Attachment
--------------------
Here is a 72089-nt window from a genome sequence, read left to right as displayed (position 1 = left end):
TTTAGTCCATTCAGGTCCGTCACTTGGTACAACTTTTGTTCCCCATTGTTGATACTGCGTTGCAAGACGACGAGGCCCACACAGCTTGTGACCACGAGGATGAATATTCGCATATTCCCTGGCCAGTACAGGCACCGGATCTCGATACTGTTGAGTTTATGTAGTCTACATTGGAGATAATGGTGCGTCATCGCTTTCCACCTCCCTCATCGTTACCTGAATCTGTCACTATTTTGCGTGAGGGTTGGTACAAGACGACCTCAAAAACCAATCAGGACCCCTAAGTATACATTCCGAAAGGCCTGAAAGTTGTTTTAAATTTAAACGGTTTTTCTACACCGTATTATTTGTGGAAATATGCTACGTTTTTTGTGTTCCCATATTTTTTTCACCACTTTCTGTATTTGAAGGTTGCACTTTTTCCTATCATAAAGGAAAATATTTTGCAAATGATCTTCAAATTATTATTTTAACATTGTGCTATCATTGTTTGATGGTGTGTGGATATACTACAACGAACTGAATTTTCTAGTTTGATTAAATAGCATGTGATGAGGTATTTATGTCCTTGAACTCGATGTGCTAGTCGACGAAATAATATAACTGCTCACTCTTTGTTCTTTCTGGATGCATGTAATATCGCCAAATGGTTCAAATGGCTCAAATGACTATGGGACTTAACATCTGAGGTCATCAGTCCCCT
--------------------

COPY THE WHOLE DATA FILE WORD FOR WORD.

Here is a 72089-nt window from a genome sequence, read left to right as displayed (position 1 = left end):
TTTAGTCCATTCAGGTCCGTCACTTGGTACAACTTTTGTTCCCCATTGTTGATACTGCGTTGCAAGACGACGAGGCCCACACAGCTTGTGACCACGAGGATGAATATTCGCATATTCCCTGGCCAGTACAGGCACCGGATCTCGATACTGTTGAGTTTATGTAGTCTACATTGGAGATAATGGTGCGTCATCGCTTTCCACCTCCCTCATCGTTACCTGAATCTGTCACTATTTTGCGTGAGGGTTGGTACAAGACGACCTCAAAAACCAATCAGGACCCCTAAGTATACATTCCGAAAGGCCTGAAAGTTGTTTTAAATTTAAACGGTTTTTCTACACCGTATTATTTGTGGAAATATGCTACGTTTTTTGTGTTCCCATATTTTTTTCACCACTTTCTGTATTTGAAGGTTGCACTTTTTCCTATCATAAAGGAAAATATTTTGCAAATGATCTTCAAATTATTATTTTAACATTGTGCTATCATTGTTTGATGGTGTGTGGATATACTACAACGAACTGAATTTTCTAGTTTGATTAAATAGCATGTGATGAGGTATTTATGTCCTTGAACTCGATGTGCTAGTCGACGAAATAATATAACTGCTCACTCTTTGTTCTTTCTGGATGCATGTAATATCGCCAAATGGTTCAAATGGCTCAAATGACTATGGGACTTAACATCTGAGGTCATCAGTCCCCT